Democracy Incorporated: Managed Democracy and the Specter of Inverted Totalitarianism

By Sheldon S. Wolin
Democracy is struggling in America—by now this statement is almost clich. But what if the country is no longer a democracy at all? In “Democracy Incorporated,” Sheldon Wolin considers the unthinkable: has America unwittingly morphed into a new and strange kind of political hybrid, one where economic and state powers are conjoined and virtually unbridled? Can the nation check its descent into what the author terms “inverted totalitarianism”?
Wolin portrays a country where citizens are politically uninterested and submissive—and where elites are eager to keep them that way. At best the nation has become a “managed democracy” where the public is shepherded, not sovereign. At worst it is a place where corporate power no longer answers to state controls. Wolin makes clear that today’s America is in no way morally or politically comparable to totalitarian states like Nazi Germany, yet he warns that unchecked economic power risks verging on total power and has its own unnerving pathologies. Wolin examines the myths and mythmaking that justify today’s politics, the quest for an…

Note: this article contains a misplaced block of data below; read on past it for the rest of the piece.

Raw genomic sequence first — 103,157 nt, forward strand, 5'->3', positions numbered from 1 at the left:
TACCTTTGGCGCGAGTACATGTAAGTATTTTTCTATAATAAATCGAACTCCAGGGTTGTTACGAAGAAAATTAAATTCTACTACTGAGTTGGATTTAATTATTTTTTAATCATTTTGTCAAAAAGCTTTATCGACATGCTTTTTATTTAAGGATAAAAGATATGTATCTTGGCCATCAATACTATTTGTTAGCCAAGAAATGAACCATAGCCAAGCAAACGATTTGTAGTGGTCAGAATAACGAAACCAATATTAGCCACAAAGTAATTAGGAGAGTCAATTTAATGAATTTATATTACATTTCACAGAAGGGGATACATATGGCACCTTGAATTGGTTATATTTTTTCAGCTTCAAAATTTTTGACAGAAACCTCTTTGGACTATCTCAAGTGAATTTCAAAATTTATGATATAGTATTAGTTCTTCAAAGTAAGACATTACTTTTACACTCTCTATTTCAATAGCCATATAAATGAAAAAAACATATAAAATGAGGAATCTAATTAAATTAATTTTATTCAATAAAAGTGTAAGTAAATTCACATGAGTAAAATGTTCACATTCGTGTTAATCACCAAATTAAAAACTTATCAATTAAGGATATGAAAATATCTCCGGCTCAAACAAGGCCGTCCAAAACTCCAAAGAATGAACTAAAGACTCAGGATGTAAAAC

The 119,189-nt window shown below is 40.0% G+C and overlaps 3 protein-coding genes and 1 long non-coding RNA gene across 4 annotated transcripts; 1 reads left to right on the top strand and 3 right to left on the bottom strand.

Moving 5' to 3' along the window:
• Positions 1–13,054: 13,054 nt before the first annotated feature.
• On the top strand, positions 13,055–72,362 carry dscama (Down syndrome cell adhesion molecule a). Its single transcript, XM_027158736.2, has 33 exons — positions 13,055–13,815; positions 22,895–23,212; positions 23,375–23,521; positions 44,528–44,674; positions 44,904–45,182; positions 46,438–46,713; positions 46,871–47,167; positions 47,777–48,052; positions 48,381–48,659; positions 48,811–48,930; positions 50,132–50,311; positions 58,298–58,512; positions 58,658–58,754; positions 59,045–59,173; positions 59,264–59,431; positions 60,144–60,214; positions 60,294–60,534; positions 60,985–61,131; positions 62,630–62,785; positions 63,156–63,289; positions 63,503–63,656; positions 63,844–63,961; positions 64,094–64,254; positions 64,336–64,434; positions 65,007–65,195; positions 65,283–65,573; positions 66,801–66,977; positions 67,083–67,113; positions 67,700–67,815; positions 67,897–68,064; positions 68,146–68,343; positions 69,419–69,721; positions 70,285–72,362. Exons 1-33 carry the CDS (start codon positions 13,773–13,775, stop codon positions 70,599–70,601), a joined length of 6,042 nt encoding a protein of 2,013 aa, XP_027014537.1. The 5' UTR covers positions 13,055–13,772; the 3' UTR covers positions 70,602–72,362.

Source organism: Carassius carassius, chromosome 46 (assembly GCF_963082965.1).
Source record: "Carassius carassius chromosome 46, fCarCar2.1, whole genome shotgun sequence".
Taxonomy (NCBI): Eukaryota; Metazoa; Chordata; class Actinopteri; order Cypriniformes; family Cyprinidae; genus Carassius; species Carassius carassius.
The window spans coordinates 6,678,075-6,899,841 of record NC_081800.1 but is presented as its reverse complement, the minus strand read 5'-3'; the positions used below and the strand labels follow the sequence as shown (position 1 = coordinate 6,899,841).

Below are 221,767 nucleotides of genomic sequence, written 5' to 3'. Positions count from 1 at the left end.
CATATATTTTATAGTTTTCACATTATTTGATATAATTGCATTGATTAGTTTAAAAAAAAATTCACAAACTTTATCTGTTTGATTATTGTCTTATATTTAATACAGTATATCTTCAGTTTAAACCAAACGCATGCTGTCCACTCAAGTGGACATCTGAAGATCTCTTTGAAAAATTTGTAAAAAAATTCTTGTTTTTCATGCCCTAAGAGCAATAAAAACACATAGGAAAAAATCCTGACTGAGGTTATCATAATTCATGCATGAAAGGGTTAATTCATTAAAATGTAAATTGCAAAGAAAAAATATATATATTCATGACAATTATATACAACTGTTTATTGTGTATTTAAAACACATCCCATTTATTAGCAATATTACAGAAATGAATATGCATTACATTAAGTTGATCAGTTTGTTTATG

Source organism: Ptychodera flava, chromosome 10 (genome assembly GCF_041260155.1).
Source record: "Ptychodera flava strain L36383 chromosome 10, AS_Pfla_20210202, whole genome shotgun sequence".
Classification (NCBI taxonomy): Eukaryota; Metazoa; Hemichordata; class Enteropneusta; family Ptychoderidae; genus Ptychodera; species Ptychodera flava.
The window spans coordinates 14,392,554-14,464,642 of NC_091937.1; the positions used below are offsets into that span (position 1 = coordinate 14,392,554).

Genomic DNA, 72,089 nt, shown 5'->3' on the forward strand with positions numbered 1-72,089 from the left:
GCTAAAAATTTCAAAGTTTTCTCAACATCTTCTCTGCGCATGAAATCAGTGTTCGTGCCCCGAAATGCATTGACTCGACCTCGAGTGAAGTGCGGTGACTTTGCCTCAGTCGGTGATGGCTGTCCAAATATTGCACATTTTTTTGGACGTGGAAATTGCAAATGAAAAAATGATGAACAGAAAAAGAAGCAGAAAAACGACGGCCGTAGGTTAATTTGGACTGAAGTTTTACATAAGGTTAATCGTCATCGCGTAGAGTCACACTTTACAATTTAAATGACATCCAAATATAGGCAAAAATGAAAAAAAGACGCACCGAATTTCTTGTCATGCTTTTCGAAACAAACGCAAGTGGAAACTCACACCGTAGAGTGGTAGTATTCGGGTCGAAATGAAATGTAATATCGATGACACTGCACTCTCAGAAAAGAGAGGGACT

The Destruction of the European Jews

By Raul Hilberg
A three-volume study of the Holocaust. First published in 1961, Raul Hilberg’s comprehensive account of how Germany annihilated the Jewish community of Europe spurred discussion, galvanized further research, and shaped the entire field of Holocaust studies. This revised and expanded edition of Hilberg’s classic work extends the scope of his study and includes 80,000 words of new material, particularly from archives in Eastern Europe, added over a lifetime of research. It is the definitive work of a scholar who has devoted more than 50 years to exploring and analyzing the realities of the Holocaust. Spanning the 12-year period of anti-Jewish actions from 1933 to 1945, Hilberg’s study encompasses Germany and all the territories under German rule or influence. Its principal focus is on the large number of perpetrators – civil servants, military personnel, Nazi party functionaries, SS men, and representatives of private enterprises – in the machinery of death.

Samuel Johnson: A Biography

By W. Jackson Bate
Bate’s magisterial biography provides a picture of Johnson as a genius and as a human being, a man whose brilliance was born out of the torment of his mind.

The Fire Next Time

By James Baldwin

At once a powerful evocation of his childhood in Harlem and a disturbing examination of the consequences of racial injustice, The Fire Next Time, which galvanized the nation in the early days of the Civil Rights movement, stands as one of the essential works of our literature.